Clean Development Mechanism (CDM) projects create Certified Emission Reductions (CER), more commonly known as "carbon credits". These credits represent an important alternative for developed countries to comply with their goals in the greenhouse gas emissions reduction agreement, as established by the Kyoto Protocol.

Carbon credits created by forests can lead to the creation of a number of CDM projects, thus generating new initiatives to fight global warming and offer a higher incentive to reforestation activities. However, as result of many restrictions, forest carbon credits are still not eligible for offsetting emissions.

The Brazilian planted trees industry proposes changes to the current wording of the Kyoto Protocol that would lead to improving the CDMs and advocates that forests—be them native or planted—absorb and store CO2 from the atmosphere. The main points of interest in the segment of negotiating new climate policies are:

Temporality - The current text states that native and planted forests are not permanent drains of CO2 as they are vulnerable to nature—fires, weather and floods—and other "acts of God" and could be destroyed. For that matter, the industry proposes: periodical forest monitoring to measure the CO2 absorption rates, amount of carbon stored and forecast the forest absorption potential. This information guarantees the supply of forest carbon credits available for trade.

Create insurance and reinsurance lines for planted forests in order to offer guarantees to the market and replenishment of carbon inventory.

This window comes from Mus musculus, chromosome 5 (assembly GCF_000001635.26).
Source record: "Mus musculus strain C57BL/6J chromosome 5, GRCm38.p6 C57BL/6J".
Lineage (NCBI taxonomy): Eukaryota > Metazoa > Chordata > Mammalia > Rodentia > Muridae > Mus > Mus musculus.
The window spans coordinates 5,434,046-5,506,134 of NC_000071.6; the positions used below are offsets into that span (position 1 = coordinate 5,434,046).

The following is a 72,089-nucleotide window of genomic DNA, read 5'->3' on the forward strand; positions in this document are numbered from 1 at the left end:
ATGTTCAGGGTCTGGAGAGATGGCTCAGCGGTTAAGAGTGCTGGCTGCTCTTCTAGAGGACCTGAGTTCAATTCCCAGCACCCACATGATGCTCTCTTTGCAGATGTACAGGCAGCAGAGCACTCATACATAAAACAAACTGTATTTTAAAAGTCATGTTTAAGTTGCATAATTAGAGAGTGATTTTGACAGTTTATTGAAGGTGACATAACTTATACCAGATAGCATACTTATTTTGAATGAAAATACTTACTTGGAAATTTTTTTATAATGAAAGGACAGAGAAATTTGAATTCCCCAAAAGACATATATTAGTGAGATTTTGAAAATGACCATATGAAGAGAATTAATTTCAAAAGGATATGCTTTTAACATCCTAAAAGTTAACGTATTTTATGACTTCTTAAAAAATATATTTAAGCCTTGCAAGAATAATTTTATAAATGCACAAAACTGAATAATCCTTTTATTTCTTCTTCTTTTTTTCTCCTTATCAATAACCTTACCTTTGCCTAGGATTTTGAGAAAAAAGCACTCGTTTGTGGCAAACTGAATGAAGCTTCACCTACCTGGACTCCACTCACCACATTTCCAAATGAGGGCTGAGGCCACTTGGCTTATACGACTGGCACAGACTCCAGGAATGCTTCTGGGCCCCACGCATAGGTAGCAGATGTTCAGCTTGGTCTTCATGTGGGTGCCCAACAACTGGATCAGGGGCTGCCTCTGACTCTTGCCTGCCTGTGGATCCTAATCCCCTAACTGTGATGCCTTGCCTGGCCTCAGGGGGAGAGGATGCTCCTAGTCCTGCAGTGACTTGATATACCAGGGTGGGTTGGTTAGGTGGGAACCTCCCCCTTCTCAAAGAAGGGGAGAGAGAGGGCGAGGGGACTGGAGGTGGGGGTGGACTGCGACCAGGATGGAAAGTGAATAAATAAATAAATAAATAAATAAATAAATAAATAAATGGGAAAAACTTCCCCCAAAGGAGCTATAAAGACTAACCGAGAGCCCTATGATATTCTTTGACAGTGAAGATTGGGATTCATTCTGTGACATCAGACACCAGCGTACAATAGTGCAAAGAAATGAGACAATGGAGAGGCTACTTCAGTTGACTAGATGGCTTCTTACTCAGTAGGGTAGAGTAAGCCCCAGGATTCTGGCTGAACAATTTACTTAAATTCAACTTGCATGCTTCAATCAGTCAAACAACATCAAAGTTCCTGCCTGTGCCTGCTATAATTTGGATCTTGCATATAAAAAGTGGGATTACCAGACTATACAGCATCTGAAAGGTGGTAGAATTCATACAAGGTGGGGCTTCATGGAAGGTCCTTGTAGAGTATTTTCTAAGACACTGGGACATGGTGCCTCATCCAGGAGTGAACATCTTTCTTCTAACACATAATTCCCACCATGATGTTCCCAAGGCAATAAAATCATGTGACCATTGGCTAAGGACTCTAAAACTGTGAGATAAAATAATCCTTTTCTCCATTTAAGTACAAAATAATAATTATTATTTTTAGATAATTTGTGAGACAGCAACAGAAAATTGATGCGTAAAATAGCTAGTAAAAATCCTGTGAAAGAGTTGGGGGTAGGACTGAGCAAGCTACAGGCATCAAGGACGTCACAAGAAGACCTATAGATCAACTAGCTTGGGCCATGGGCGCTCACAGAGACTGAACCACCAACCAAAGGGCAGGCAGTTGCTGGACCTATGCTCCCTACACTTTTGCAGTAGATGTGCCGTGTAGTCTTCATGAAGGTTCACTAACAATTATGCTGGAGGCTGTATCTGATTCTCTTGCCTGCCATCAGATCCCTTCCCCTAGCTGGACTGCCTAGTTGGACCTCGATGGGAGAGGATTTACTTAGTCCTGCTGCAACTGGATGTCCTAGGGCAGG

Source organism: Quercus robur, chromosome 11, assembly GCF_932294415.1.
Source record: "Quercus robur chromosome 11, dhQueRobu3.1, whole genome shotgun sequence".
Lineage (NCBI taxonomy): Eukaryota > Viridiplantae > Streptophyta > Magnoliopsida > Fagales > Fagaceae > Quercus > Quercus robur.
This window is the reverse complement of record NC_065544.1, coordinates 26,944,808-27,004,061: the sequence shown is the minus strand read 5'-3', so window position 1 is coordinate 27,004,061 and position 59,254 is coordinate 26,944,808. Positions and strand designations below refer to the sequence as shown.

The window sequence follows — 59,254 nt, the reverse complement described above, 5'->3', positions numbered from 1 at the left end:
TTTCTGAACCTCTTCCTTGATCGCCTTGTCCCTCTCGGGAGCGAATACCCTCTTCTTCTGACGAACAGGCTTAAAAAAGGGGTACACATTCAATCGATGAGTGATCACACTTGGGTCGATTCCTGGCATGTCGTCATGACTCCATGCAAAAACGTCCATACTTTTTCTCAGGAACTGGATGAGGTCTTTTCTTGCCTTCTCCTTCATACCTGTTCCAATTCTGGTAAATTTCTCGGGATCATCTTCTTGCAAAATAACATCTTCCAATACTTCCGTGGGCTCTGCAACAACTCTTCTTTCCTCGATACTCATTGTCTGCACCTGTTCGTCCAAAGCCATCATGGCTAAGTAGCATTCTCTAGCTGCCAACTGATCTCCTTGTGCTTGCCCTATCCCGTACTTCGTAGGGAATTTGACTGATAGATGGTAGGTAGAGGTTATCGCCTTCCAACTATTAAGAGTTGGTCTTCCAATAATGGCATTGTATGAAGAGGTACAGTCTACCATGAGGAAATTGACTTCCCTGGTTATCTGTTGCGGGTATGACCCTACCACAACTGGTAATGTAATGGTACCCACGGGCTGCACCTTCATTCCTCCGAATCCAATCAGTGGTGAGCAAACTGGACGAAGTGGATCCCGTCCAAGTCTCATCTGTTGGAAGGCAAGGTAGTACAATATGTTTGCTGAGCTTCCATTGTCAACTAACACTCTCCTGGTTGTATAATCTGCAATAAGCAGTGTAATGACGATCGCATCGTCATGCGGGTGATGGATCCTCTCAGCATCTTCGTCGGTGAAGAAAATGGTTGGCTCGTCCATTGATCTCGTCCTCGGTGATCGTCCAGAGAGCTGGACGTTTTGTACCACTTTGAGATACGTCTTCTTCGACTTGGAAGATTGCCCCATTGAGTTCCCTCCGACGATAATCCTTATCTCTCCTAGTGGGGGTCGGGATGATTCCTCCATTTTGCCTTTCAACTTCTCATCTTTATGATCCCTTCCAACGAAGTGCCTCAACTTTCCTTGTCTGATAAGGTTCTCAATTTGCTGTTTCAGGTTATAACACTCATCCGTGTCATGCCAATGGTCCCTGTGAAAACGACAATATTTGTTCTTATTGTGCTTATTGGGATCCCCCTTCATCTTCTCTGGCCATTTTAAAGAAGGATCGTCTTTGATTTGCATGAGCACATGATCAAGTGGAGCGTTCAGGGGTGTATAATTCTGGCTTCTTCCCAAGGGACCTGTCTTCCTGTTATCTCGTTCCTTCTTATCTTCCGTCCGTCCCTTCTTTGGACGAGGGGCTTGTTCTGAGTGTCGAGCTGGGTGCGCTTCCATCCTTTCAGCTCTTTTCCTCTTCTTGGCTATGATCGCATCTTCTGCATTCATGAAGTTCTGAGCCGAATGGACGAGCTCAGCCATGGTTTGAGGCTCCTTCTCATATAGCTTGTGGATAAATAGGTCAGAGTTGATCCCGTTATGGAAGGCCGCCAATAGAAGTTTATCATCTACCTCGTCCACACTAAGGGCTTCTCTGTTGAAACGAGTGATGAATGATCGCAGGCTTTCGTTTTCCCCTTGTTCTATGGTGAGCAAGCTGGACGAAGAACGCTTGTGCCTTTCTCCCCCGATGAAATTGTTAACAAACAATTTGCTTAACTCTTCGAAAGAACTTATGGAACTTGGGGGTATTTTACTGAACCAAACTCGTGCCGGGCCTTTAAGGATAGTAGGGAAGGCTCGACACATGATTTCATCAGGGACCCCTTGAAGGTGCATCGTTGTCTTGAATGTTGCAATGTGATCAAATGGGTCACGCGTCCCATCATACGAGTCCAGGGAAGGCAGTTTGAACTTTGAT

Guarantee the commitment of stakeholders to replenish carbon inventory in case of potential reductions.

Additionality – The current wording sets forth that planted forests absorb CO2 temporarily, because when they are harvested, all the stored carbon goes back to nature, turning wood into diverse applications and its other by-products. For that issue, the industry clarifies:

- The planted forests absorption cycle is never interrupted. As soon as a tree is harvested, a new seedling is planted in the same place, thus guaranteeing the maintenance of stored carbon.

Eligibility of the area – The current wording does not include planted forests, comprehensively, before December 31, 1989 as an activity eligible for CDM. Current rules only consider reforestation of areas, not mentioning forests on that date. For that matter, the industry:

-Negotiates that the forestry base planted as from 1990 is eligible for replanting, generation and sale of carbon credits. This matter is essential and a prerequisite so that future carbon credits may be sold through the Kyoto Protocol.